Twenty years ago, you had to search high and low to find a Yoga class. Nowadays you need only look as far as the next block or two and you’re sure to find something Yogish-related.
Yoga studios and Yoga-inspired classes are a dime a dozen, but like all things from lattes to leggings, not all great things are created equally. If you were lucky enough to find yourself a Yoga class 20 years ago, they were probably fairly consistent from one place to the next. Actually, same with coffee back in 1998. Coffee was coffee, Yoga was Yoga. Beam ahead to 2018 and times have changed. Yoga can mean Ashtanga Yoga, Hot Yoga (not to be confused with Bikram Yoga), Glow Yoga, Blindfold Yoga, Spoga (Spinning and Yoga), Beer Yoga, Flow Yoga, Calm Yoga, Goat Yoga, or just Yoga. And who can keep up with the current coffee menus? Not that I’m complaining.
Yoga in the West has been manipulated to sell (truth be told, there is not Goat Yoga, Beer Yoga, or Glow Yoga in India or Tibet – I’ve looked). It isn’t wrong, it just isn’t Yoga as it was intended. It is still a great workout, has numerous physical and psychological benefits, and everyone should keep doing it for those reasons. But let’s please not confuse traditional, classic Yoga with other types of fitness, or as my Teacher calls it, “Indian Gymnastics”.
Let’s talk about “Classic Yoga”. How is it defined? What separates it from fitness or flexibility classes? What was it originally intended to be and why was it even made up in the first place? Five thousand years ago, people were less concerned if they would nail their handstand or get their favorite teacher for class. Their motivations for practice were different.
There are many reputable books written on Yoga philosophy, but probably the two most acclaimed pieces are “The Yoga Sutras” and “Hatha Yoga Pradipika”. Hatha (“ha-tha”) Yoga, the extensive physical practice (asana, pranayama, kriyas, etc) of Yoga, was designed to foster and cultivate the intended practice of Yoga, which is control and mastery of the mind. This said, the definition and objective of Yoga is science of the mind – the union of the mind with the body; “oneness”; and/or union with a higher power.
The how-to of accomplishing “science of your mind” and “oneness” is well explained in the Eight Limbs of Yoga, also known as Ashtanga Yoga (not to be confused with the physical practice branded by Sri K. Pattabhi Jois, also called Ashtanga Yoga). “The Yoga Sutras of Patajanli” provides an 8-step blueprint for structuring the framework of an authentic Yoga practice. Patanjali discusses the final intent of Yoga but does not a offer specific means to achieve this goal. In other words, he gives you a roadmap with your ultimate destination but does not supply the GPS on how to get there. “The Hatha Yoga Pradipika”, on the other hand, details specific techniques and methods to execute asana, pranayama, and control of mind and body; the “Pradipika” provides the road names and turning cues, but does not tell you where to park the car. The “Pradipika” is the “means”, the “The Yoga Sutras of Patanjali” is the “end”. What most people do not realize is that a Guru is necessary to interpret nuances of the read-between-the-lines meanings. Some details are hidden or may not even be completely correct. “The Pradipika” actually has incorrect information but only those with a Guru will know what that is. Another fascinating point, out of Patanjali’s 196 Yoga Sutras, only 2 pertain to asanas. Yoga is Science of the Mind, not science of the body. The body is important because it needs to be healthy for energy to flow properly, flexible and strong enough to sit in meditation, and balanced in mind and body to promote a long life. At the end of the day, the poses are important but for reasons you may not realize. So why are we spending hours on the mat?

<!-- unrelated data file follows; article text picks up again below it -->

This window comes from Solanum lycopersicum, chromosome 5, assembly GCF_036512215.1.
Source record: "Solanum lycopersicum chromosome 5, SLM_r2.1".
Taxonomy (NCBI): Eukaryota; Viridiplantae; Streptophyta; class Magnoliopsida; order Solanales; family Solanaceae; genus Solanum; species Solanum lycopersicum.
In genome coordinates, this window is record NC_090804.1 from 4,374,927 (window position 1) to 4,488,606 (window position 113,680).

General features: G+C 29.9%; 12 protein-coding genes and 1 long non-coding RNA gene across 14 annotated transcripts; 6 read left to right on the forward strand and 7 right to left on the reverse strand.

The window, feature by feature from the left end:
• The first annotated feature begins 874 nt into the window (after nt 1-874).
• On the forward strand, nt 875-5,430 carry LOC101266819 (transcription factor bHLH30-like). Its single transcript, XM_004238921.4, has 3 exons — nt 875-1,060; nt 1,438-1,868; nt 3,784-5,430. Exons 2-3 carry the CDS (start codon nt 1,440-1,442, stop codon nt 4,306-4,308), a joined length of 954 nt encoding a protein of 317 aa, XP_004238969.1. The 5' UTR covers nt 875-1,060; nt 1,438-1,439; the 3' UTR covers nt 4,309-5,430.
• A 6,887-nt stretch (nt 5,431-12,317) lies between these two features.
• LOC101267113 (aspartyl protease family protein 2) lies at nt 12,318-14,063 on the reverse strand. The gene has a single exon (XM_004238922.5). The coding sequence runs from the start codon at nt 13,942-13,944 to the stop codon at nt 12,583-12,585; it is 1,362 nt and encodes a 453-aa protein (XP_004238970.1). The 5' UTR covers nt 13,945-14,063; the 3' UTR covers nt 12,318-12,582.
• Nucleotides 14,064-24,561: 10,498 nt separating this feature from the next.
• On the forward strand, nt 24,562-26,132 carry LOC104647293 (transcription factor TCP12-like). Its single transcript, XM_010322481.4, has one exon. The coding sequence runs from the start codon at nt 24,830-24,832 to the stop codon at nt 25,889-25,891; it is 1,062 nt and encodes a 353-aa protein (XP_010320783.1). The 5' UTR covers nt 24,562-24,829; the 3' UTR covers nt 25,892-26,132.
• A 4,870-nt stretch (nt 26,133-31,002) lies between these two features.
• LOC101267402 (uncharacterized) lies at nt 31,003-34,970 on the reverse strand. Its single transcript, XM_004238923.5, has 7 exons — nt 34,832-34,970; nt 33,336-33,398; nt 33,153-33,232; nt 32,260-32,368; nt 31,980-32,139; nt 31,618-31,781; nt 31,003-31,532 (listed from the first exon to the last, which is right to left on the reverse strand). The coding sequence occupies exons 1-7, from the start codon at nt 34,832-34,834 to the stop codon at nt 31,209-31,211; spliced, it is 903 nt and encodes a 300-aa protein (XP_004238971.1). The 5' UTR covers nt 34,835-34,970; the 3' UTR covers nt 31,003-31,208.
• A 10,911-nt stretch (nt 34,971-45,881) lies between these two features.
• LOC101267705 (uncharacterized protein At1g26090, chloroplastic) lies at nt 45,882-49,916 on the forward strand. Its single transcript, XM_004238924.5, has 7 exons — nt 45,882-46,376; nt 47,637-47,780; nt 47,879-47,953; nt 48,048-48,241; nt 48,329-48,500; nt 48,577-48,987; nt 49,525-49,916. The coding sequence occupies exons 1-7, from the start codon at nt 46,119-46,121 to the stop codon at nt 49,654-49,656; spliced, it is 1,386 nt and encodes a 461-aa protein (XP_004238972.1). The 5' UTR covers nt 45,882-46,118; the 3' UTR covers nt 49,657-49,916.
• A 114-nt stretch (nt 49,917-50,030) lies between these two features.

The physical poses create sensations in the body. It matters far less what our pose looks like than how it feels. We want to create sensations that are intense enough – albeit not painful or dangerous – that it is impossible to think of anything except the pose. Most of us don’t do splits because we love splits; we do it because we can’t make grocery lists while we are in splits. We can’t plan company meetings or carpool schedules in crow pose or balancing in half moon. It is necessary to challenge our bodies so our minds can rest. So yes, as one of the limbs of Yoga, asanas are crucial in making our bodies strong, healthy, and flexible. But even better, asanas calm our mental chatter and prepare us for the other seven limbs of Yoga.
Yoga with goats and glow sticks is fun and entertaining, but it draws our attention outward. Since in Yoga our objective is to quiet the mind and draw attention inward, using props defeats the intention.
Yoga and Ayurveda are sciences that work in adjunct. We practice Ayurveda to feel the effects of Yoga. Balancing the mind, body, and spirit is necessary to experience the enormity of what Yoga has to offer: pure joy, ultimate love, and a long and prosperous life.
Cheers to strong bodies, quiet minds and (classic) Yoga.
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